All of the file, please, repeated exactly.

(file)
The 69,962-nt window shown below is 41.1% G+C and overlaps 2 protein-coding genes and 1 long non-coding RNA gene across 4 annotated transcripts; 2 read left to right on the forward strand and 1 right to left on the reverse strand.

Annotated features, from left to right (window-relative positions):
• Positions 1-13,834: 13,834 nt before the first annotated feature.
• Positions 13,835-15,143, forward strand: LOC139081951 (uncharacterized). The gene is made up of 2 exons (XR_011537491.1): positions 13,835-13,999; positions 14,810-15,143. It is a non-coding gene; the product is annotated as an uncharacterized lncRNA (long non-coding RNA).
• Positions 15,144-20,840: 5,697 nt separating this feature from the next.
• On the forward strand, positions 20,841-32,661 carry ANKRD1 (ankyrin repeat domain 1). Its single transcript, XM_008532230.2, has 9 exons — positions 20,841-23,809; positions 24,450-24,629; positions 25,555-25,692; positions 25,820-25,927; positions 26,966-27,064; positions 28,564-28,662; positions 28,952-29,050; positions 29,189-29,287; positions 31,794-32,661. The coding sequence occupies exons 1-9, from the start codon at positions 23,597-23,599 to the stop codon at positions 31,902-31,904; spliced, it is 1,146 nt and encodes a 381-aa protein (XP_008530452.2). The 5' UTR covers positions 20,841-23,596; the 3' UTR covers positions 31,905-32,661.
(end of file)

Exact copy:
The 69,962-nt window shown below is 41.1% G+C and overlaps 2 protein-coding genes and 1 long non-coding RNA gene across 4 annotated transcripts; 2 read left to right on the forward strand and 1 right to left on the reverse strand.

Annotated features, from left to right (window-relative positions):
• Positions 1-13,834: 13,834 nt before the first annotated feature.
• Positions 13,835-15,143, forward strand: LOC139081951 (uncharacterized). The gene is made up of 2 exons (XR_011537491.1): positions 13,835-13,999; positions 14,810-15,143. It is a non-coding gene; the product is annotated as an uncharacterized lncRNA (long non-coding RNA).
• Positions 15,144-20,840: 5,697 nt separating this feature from the next.
• On the forward strand, positions 20,841-32,661 carry ANKRD1 (ankyrin repeat domain 1). Its single transcript, XM_008532230.2, has 9 exons — positions 20,841-23,809; positions 24,450-24,629; positions 25,555-25,692; positions 25,820-25,927; positions 26,966-27,064; positions 28,564-28,662; positions 28,952-29,050; positions 29,189-29,287; positions 31,794-32,661. The coding sequence occupies exons 1-9, from the start codon at positions 23,597-23,599 to the stop codon at positions 31,902-31,904; spliced, it is 1,146 nt and encodes a 381-aa protein (XP_008530452.2). The 5' UTR covers positions 20,841-23,596; the 3' UTR covers positions 31,905-32,661.